Middle EastSyriaTurkey

Syria Army Repels Turkish-Backed Militants After Moscow-Ankara Deal

Turkish forces and their allied militants attacked Syrian government troops in the Northeastern part of the country on Thursday, and also clashed with Kurdish militias, as both Ankara and Kurds have claimed they will abide by a cease-fire following a Russian-Turkish agreement on Tuesday.

Damascus government forces confronted on Thursday an attack by Ankara-backed militants on Kowzaliyah and Tel Laban in Tel Tamar region in the Northwestern countryside of Hasaka, inflicting them heavy losses on invaders.

Militants supported by Ankara attempted to expand their presence in the Ras Al-Ain area, despite the ongoing agreement that was established by the Turkish and Russian Presidents on Tuesday.

At the Tal Tamar front, AMN reported, both the Syrian Army and Kurdish fighters took on the Ankara-backed militants who were attempting to advance into the district from Southeast Ras Al-Ain.

Later, the state-run news agency SANA reported that Turkey-supported militants continued their aggression on Syrian territories and occupied al-Manajir village in Tel Tamar region after shelling the area with artillery and heavy weapons – a clear violation of the new Sochi agreement that was established by the Russian and Turkish governments.

Heavy clashes also take place at the towns of Al-Asadiyah and Jafah following the Kurdish militias’ refusal to withdraw from the area in favor of the Turkish military, but no advances have been made by Ankara and its forces.

A military source stated that the Syrian Army has sent reinforcements to the area to prevent any attempts by the Turkish-backed militants in the future. Later, the Damascus government deployed its tank units from Hasaka city to the Tal Tamar District to confront Ankara-backed militants that continue to attack the Syrian Army’s positions near the Turkish border.

The Associated Press reported that the assault by Turkish troops and its allied militants outside the town of Tal Tamar has resulted in Syrian casualties. The Kurdish-led Syrian Democratic Forces (SDF) has also announced that three of its fighters were killed while fighting Ankara-backed militias.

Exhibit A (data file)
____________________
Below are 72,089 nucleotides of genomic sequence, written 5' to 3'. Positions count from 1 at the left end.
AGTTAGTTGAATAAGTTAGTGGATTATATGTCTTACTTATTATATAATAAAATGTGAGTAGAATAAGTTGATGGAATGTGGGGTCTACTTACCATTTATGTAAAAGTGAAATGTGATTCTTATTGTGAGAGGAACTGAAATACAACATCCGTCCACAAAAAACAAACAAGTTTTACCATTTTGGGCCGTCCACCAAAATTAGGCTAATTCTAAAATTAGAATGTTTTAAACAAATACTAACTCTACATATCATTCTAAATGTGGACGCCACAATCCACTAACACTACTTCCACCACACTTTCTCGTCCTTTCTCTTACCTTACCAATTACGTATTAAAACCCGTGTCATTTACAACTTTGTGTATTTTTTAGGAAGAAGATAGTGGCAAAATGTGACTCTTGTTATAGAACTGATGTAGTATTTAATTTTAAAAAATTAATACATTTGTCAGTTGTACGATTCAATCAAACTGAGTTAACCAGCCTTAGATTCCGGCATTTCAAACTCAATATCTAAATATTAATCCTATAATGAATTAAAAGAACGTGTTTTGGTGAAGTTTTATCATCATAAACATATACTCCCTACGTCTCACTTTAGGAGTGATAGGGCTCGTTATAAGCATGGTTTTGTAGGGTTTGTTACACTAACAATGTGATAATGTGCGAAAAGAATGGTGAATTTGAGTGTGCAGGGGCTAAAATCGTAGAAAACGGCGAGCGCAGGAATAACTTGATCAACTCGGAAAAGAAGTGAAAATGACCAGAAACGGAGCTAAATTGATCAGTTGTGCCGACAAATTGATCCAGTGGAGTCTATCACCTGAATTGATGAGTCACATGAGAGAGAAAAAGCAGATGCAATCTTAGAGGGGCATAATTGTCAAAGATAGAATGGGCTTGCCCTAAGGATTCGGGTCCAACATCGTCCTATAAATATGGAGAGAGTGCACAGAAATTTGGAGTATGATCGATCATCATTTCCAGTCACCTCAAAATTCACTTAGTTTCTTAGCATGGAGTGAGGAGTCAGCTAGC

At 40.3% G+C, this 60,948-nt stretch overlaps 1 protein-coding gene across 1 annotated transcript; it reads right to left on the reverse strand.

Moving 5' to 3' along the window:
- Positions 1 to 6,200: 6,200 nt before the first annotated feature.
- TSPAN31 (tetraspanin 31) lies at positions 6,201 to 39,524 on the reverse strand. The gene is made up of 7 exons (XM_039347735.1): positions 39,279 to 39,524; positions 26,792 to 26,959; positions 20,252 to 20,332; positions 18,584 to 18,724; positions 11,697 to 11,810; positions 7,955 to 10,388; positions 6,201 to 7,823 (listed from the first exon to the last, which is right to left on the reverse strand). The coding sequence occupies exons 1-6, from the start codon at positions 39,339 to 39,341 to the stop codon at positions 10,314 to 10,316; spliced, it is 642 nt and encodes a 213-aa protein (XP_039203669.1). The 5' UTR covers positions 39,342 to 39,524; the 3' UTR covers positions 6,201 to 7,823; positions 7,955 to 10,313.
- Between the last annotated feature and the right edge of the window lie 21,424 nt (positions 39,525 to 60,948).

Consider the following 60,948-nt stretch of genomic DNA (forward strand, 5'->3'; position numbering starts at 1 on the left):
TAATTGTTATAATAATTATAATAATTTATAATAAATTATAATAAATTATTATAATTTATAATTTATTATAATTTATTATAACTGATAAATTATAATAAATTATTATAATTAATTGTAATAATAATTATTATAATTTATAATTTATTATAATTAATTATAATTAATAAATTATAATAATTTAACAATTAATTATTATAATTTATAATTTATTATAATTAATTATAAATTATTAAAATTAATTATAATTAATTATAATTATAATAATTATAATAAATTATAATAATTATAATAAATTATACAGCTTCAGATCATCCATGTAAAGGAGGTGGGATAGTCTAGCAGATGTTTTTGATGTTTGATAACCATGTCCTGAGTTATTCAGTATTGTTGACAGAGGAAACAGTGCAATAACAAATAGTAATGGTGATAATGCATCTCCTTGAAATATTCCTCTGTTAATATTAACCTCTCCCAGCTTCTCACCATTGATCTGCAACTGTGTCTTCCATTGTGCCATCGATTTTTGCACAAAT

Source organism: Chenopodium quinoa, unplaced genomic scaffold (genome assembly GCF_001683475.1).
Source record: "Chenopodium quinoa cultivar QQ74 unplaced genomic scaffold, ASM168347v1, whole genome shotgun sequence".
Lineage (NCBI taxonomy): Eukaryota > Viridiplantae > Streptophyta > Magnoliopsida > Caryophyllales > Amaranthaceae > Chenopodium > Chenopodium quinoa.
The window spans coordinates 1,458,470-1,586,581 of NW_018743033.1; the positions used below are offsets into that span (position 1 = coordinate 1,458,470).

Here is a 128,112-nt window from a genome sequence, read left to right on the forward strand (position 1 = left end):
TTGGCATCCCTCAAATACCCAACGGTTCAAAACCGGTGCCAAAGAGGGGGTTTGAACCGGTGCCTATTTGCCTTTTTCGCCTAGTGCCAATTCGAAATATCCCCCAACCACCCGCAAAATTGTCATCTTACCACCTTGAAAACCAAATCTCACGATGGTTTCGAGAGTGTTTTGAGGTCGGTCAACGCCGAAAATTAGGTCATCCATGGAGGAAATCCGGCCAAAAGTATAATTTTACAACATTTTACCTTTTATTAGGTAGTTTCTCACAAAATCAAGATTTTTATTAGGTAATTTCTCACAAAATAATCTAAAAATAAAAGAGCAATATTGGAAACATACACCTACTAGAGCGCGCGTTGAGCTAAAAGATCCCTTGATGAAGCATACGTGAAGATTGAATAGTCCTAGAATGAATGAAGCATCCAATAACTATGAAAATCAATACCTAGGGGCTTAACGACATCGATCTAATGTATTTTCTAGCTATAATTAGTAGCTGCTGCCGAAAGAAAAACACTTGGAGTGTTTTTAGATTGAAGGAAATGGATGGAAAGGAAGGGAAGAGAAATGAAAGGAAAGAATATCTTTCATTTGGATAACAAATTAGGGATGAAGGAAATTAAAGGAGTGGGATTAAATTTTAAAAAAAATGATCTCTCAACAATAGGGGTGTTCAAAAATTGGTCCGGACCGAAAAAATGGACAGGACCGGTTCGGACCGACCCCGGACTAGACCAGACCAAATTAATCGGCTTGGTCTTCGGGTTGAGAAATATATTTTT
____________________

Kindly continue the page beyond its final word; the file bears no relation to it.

Mazloum Abdi, commander of the SDF, tweeted that Turkish troops and their militants “continue to violate and launch attacks”.

Turkey’s Defense Ministry reported that Kurdish militias attacked Turkish troops in Ras al-Ain, wounding five soldiers. Ankara announced its military responded “within the framework of self-defense”, without elaborating, according to AP.

Government forces have deployed several units to the Turkish border during the past week, and promised to reinforce their troops in the next few days.

The Kurds had struck an agreement with the Syrian government in a move to be shielded against the Turkish onslaught. The agreement envisages the dispatch of Syrian government troops to the Kurdish-held territories to receive control and block the incursion of the Turkish Army and its allied militants. The Kurdish militias have already delivered control over a number of towns and villages to the Damascus army, including Manbij, Raqqa, and Ein Al-Arab (Kobani).

On Tuesday, Russian and Turkish Presidents, Vladimir Putin and Recep Tayyip Erdogan, agreed after lengthy talks that Russian military police and Syrian servicemen will be deployed to Northeastern Syria, while Turkey’s operation ‘Peace Spring’ will continue in a limited area. Regions not affected by the Turkish military operation, will be jointly patrolled by the Turkish military and Russian military police up to 10km deep into Syrian territory.

Other parts of the Syrian border – from Kobani to Tel Abyad and from Ras al-Ayn to the Iraqi border – are set to be controlled by the Syrian military and border guards, supported by Russian military police. Kurdish militias – the prime target of Ankara military operation – must withdraw into Syrian territory beyond 30km from the Turkish border.

On Thursday, the Russian foreign ministry announced that Kurdish withdrawal from Turkish border has begun.

Middle East experts believe that Russian-Turkish deal on security arrangements in Northeastern Syria is a major win for Moscow’s diplomatic approach, but Washington was hardly crushed by it.

In recent days almost 1,000 American troops have fled Northeast Syria into Iraq, as Washington had declared that up to 1,000 American troops would be withdrawn from Northern part of the war-torn country because of the increasing danger posed by the fighting. Baghdad has stated that the US military have been authorized to cross into Iraq from Syria for further transportation out of the country, but have not been granted the approval to stay in the country.

Damascus has repeatedly reiterated that any foreign troops in Syria is regarded as an occupying force and the Syrian government has the right to take all the needed measures to confront it. The government of President Bashar al-Assad has for several times stressed that “every inch” of the Syrian territory will be liberated from terrorists.

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